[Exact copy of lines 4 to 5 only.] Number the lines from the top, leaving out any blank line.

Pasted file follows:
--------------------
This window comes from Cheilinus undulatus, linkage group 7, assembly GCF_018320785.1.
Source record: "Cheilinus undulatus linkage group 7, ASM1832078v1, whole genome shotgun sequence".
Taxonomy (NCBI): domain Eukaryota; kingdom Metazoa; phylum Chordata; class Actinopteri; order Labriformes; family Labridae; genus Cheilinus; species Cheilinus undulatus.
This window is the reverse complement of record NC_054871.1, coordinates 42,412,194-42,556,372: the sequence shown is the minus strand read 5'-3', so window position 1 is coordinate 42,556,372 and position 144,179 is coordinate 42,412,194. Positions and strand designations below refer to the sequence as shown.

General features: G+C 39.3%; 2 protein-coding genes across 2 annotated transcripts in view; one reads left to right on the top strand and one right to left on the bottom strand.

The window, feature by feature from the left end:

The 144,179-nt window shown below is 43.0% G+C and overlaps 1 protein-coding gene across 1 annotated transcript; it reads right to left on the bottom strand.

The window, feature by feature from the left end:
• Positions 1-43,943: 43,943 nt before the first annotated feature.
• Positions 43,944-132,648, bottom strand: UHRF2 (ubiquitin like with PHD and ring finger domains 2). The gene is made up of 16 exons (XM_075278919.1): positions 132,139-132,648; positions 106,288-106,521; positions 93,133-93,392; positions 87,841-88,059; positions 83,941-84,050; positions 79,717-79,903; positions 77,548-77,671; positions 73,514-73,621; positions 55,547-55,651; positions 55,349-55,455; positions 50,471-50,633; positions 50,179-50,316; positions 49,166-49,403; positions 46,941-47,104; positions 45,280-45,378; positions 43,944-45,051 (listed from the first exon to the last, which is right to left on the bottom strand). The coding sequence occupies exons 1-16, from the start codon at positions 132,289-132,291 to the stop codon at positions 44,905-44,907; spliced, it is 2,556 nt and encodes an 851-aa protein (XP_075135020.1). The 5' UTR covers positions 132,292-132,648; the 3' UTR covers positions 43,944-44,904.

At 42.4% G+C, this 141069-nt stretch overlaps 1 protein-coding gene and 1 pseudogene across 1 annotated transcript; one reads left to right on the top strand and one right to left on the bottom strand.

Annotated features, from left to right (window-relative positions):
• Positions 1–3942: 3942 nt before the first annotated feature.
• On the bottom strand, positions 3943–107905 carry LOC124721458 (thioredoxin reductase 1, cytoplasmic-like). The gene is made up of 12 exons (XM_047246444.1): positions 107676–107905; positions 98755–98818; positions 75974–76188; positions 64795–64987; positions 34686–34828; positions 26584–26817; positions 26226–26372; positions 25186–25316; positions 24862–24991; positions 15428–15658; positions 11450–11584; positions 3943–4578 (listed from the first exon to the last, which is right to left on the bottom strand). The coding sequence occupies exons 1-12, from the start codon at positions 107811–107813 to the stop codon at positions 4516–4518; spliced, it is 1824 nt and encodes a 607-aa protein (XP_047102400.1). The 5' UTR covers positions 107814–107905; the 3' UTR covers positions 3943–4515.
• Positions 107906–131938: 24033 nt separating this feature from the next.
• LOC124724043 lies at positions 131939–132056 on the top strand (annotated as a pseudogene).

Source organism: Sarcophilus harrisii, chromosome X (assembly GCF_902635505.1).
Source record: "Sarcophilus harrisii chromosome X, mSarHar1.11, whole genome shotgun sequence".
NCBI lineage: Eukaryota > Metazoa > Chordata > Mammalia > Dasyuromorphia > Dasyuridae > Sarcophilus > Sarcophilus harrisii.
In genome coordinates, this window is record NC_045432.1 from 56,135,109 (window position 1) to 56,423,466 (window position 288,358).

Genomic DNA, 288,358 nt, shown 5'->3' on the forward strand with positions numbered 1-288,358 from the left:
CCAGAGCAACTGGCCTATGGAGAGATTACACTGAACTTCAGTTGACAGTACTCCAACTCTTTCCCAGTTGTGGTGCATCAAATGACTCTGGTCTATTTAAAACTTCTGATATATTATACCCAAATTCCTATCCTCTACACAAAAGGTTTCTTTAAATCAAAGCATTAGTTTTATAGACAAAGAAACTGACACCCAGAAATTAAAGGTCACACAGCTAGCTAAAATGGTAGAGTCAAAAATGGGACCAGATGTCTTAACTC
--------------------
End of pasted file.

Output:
This window is the reverse complement of record NC_054871.1, coordinates 42,412,194-42,556,372: the sequence shown is the minus strand read 5'-3', so window position 1 is coordinate 42,556,372 and position 144,179 is coordinate 42,412,194. Positions and strand designations below refer to the sequence as shown.

General features: G+C 39.3%; 2 protein-coding genes across 2 annotated transcripts in view; one reads left to right on the top strand and one right to left on the bottom strand.